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France's 'Cursed Children' Search for German Roots

A new book is shedding light on one of the last taboos of World War II in France: During the German occupation that lasted more than four years, many French women gave birth to children fathered by German soldiers.

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The book has received immense attention in France

For years, these liaisons and the children they produced were the source of great shame for many families. The children suffered horribly through no fault of their own. They were treated as pariahs by their communities and often rejected by their own families.

But now, France can’t seem to get enough of children of the war. Television and radio shows are featuring men and women whose fathers were German soldiers serving in France during World War II. Their mothers committed what was then called “horizontal collaboration.” It’s estimated that 200,000 children were born as a result of these love affairs.

All of this comes following the release of a book called “Enfants Maudits,” or cursed children by Jean-Paul Picaper, a long-time newspaper correspondent in Berlin and Ludwig Norz, a German working at Germany’s wartime archives.

Picaper said he first became interested in the topic in 1995, when he wrote a story in Le Figaro newspaper about the children of American G.I.s in Germany. A Frenchman then wrote to him saying there was a similar phenomenon in France.

“This gentleman wrote to me saying there were plenty of children of the Germans in France from the Second World War and that I should write an article about this," he told Deutsche Welle. "I told him it is not possible to write an article about this, we have to write a book because it is a society phenomenon!”

Picaper teamed with Ludwig Norz at the German archives, who helped him sort through the millions and millions of World War II era documents. The book also includes the personal stories of 15 of these “cursed” children.

Speaking out after 60 years

Now more than 60 years old, they finally speak out -- about their suffering, their shame and in many cases, their desire to know who their father was. Picaper said that meeting them was a very emotional experience.

“They were enthusiastic," he said, adding that many of the people he met felt relieved after talking to him. "I was like an angel coming from the sky for them. It’s terrible, when you have something that is very close to their identity, and you can not speak about it. They had to conceal this. It was the first time in their lives where they were able to speak about their own problem and many of them didn’t know that there were other people who were in the same situation.”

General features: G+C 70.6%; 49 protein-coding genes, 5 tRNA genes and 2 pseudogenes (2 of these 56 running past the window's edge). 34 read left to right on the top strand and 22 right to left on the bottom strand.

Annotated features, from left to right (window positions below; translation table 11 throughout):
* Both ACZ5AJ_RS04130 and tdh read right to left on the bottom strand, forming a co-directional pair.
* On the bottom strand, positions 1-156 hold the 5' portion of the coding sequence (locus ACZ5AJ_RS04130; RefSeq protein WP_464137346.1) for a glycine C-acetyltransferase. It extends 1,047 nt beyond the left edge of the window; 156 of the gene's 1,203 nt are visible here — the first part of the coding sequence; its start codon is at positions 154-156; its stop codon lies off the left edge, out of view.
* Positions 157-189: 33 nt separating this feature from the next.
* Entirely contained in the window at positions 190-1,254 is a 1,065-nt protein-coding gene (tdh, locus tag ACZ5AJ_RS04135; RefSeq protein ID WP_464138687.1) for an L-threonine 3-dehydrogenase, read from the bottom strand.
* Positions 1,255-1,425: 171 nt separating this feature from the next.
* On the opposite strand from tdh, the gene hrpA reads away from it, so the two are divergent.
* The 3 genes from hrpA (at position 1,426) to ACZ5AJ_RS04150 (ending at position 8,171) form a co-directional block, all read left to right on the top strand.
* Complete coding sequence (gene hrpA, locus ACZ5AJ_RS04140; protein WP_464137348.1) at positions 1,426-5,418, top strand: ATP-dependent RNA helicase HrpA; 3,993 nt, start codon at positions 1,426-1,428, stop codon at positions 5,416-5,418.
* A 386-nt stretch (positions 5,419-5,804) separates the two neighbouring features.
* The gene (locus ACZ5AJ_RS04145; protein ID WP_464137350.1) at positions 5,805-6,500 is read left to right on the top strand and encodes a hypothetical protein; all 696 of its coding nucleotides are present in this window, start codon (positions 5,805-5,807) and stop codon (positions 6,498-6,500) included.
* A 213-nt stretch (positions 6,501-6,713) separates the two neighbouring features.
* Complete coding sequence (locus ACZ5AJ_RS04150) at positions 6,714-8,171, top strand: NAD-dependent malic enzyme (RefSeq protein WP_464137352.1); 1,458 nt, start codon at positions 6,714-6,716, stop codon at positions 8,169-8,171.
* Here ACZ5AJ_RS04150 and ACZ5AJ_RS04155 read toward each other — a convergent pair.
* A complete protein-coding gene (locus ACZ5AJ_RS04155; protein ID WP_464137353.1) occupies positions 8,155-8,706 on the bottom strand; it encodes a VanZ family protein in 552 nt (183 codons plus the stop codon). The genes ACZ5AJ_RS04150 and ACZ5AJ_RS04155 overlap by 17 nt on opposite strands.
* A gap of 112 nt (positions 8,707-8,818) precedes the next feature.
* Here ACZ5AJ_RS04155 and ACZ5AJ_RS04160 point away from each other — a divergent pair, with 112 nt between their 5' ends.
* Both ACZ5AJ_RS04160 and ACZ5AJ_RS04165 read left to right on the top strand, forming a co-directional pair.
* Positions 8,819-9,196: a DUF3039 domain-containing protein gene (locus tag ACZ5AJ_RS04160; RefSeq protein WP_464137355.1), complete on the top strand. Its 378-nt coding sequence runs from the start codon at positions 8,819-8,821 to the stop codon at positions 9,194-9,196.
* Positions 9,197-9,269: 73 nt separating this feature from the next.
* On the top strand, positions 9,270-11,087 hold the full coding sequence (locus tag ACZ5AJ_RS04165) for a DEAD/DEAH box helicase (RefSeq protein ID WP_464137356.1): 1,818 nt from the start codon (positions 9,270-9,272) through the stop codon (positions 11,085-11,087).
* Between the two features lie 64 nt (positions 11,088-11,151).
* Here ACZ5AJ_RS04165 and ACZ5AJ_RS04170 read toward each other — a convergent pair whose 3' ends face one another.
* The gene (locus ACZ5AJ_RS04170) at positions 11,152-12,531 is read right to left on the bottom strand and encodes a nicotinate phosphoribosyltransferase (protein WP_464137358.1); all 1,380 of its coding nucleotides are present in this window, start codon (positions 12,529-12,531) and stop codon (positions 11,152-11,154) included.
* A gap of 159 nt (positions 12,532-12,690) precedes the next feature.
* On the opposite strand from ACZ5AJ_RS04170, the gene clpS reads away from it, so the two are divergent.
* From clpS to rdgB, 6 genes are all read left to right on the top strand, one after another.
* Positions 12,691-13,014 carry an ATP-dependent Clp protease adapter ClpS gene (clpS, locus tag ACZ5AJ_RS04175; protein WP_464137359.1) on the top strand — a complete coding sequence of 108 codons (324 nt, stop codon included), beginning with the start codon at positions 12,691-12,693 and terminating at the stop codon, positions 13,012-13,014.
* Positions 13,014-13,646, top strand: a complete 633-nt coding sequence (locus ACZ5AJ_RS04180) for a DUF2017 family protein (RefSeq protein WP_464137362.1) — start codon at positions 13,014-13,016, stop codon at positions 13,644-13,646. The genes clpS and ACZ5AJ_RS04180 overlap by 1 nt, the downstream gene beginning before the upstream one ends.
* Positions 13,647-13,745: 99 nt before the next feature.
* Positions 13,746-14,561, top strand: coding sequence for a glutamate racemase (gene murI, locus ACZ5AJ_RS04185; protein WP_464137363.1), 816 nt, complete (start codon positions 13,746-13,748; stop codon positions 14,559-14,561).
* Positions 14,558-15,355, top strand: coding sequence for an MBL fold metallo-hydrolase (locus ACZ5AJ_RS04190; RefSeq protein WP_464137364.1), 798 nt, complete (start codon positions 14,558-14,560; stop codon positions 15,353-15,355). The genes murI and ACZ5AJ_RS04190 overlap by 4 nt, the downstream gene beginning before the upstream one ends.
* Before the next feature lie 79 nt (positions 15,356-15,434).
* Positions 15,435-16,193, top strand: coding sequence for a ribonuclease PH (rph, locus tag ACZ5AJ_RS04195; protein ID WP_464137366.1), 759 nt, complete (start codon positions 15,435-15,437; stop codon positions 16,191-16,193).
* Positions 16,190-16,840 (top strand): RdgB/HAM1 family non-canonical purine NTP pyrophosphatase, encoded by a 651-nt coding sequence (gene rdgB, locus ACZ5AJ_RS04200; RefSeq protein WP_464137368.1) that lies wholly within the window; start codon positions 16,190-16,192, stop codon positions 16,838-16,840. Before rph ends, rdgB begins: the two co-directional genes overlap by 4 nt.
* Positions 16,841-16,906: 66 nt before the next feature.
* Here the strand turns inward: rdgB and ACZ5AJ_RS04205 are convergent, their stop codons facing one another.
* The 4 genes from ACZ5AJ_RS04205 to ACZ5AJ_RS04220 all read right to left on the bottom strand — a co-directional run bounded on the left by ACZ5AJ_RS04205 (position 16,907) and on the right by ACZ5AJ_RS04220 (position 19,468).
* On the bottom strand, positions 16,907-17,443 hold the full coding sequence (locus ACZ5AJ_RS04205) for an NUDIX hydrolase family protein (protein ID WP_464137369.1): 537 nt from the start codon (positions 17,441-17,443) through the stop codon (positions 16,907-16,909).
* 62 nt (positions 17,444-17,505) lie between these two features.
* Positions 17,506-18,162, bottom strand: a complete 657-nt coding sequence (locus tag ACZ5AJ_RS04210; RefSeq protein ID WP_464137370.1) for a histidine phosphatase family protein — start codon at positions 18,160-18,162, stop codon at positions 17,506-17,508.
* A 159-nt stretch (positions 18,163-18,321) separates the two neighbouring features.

Jeanine Sevestre is 62 years old. She prefers to use her maiden name when she speaks about being one of these cursed children. She lives next to the church in a quiet Normandy village, about 70 kilometers away from where she was born.

Sevestre lives the quiet life of a retiree. Now that her children are grown, her desire to know more about her own family has grown more insistent. Her mother was killed just after D-Day, when the hospital she was working in was bombed. She knows even less about her father.

Doomed Lovebirds

She knows he arrived in the village where her mother lived in July 1940 and that he stayed there until Dec. 1941 or early 1942. "They were seeing each other in the way lovebirds see each others," Sevestre told Deutsche Welle. "And that was until my grandfather learned that my mother was pregnant, after which he sent her away.”

All she knows is that her father, whose name was Werner, was then sent to the Eastern front to what was then the Soviet Union. Sevestre suspects he died there. After the war, she was raised as an orphan. At first she was placed with a nanny. From ages six to nine she lived in an orphanage before being taken in by an uncle and then by her maternal grandfather. Her grandfather had participated in World War I and took out his anger at the Germans on the little girl.

“I was beaten, I was insulted," she said. "I didn’t know why he treated me in this way. I didn’t know why my grandfather was so mean to me when my little cousins who lived in the same house, were well treated, whereas I was always beaten and insulted.”

Jeanine didn’t even know her father was a German soldier until the age of 13, when one of her classmates broke the news to her. It was a terrible shock, one that left her entirely speechless for about two months.

Searching for her German roots

Now Sevestre has built her own family, with a husband of many decades, four children and four grandchildren. But for her, the mystery of her birth remains an unresolved issue.

She no longer harbors any shame about her background. She expects her father is already dead, but she would very much like to find his relatives – her paternal family. Since Sevestre only has her father's first name -- no family name or rank -- the German archives service hasn’t been able to help her. But she’s not giving up hope.

Senioren

As she looks through the few photos she has of her mother and herself as a child, Sevestre takes comfort in the fact she no longer feels alone. Thanks to the book project, she has been in touch with many other children of German soldiers. They often share the same childhood stories of mistreatment and shame. However, there is strength in numbers and they talk of forming an association for children of the war.

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